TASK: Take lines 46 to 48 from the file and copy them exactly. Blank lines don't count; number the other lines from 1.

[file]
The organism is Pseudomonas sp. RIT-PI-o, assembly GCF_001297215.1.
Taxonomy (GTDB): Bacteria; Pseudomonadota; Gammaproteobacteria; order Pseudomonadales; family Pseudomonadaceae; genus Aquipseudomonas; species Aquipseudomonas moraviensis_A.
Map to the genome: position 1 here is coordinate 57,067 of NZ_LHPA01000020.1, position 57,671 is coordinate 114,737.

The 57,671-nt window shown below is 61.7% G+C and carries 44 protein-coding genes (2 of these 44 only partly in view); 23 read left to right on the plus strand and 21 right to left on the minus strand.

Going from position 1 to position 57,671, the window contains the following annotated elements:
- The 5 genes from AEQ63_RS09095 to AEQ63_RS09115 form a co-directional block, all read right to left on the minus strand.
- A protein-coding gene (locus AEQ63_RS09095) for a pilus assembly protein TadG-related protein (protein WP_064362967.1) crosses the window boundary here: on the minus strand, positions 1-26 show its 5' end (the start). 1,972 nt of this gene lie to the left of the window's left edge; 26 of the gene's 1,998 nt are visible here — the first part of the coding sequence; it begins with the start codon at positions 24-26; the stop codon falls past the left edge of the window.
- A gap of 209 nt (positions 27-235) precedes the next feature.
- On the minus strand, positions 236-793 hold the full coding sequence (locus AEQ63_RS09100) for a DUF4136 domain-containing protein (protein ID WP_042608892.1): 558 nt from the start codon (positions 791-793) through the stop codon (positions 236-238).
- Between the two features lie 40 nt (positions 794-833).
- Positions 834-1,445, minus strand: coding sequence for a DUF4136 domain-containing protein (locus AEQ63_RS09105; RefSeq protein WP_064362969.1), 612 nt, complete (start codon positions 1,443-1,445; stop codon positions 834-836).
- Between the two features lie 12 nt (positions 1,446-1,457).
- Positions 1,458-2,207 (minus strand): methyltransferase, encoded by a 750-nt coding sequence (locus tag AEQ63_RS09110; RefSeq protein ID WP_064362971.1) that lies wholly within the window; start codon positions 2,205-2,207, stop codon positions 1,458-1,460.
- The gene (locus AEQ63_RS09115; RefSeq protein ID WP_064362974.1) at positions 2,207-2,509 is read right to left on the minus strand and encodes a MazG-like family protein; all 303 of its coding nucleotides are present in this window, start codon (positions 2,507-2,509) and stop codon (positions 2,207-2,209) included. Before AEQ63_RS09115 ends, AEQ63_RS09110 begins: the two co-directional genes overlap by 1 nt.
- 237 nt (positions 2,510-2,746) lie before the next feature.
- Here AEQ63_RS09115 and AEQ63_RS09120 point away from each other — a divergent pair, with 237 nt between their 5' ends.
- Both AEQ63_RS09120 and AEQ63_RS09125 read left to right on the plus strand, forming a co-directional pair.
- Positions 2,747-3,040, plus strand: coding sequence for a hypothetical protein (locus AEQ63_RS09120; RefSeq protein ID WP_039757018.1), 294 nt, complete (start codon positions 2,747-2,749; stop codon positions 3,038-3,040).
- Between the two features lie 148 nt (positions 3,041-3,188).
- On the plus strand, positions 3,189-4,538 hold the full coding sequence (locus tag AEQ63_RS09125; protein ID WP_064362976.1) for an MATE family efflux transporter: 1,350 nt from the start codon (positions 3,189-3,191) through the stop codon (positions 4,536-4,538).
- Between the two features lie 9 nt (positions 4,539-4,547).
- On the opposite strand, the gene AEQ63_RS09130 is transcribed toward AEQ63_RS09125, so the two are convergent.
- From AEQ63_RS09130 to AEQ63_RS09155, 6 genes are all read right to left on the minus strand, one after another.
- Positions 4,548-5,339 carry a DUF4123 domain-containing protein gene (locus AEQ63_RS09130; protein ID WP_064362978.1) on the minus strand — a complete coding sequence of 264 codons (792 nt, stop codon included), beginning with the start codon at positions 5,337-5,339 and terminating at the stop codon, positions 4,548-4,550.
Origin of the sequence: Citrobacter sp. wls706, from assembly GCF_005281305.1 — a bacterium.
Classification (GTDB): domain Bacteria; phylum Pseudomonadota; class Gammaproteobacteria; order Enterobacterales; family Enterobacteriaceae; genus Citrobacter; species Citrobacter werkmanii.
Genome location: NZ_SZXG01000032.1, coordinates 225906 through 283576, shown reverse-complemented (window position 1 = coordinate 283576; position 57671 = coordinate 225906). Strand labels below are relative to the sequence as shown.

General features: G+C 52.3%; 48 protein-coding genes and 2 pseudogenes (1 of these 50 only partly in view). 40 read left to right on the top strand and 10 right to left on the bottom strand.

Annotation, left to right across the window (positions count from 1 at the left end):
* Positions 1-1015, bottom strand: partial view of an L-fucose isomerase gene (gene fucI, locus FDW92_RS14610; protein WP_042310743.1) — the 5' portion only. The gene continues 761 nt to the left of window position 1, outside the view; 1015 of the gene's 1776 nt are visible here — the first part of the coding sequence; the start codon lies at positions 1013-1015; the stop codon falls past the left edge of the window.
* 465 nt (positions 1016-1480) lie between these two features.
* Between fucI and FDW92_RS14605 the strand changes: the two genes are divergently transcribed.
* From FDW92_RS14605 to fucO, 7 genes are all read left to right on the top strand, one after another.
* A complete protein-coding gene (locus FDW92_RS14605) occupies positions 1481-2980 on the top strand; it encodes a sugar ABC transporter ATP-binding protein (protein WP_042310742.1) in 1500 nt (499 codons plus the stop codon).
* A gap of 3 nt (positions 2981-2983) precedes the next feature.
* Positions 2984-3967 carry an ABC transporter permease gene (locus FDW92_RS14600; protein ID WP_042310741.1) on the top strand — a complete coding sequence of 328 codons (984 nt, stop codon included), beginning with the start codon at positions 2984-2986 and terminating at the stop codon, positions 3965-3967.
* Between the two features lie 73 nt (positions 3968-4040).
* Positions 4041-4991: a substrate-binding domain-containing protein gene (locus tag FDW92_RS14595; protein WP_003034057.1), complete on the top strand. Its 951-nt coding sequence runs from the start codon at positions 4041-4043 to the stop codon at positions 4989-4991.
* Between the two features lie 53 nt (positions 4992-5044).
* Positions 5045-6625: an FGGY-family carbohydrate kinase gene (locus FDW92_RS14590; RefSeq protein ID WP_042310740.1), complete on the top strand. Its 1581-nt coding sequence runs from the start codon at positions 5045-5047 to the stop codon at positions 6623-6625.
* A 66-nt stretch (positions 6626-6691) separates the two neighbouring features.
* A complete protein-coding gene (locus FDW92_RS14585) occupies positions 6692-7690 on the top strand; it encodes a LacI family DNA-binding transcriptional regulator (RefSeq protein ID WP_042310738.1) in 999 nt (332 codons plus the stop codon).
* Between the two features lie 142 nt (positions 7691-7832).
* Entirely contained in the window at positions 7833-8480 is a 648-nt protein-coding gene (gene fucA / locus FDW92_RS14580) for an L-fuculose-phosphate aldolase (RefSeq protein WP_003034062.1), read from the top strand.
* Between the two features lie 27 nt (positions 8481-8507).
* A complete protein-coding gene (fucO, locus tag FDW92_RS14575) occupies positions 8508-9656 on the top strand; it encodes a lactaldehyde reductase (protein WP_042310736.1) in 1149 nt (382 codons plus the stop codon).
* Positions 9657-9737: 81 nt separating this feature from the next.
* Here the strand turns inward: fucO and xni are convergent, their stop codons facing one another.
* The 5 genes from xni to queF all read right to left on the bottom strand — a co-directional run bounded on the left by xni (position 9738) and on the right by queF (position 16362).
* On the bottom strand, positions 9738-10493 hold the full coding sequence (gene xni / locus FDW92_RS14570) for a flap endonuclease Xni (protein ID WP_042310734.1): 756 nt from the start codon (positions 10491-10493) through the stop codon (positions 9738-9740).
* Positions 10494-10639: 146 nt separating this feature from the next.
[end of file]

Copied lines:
* A complete protein-coding gene (fucO, locus tag FDW92_RS14575) occupies positions 8508-9656 on the top strand; it encodes a lactaldehyde reductase (protein WP_042310736.1) in 1149 nt (382 codons plus the stop codon).
* Positions 9657-9737: 81 nt separating this feature from the next.
* Here the strand turns inward: fucO and xni are convergent, their stop codons facing one another.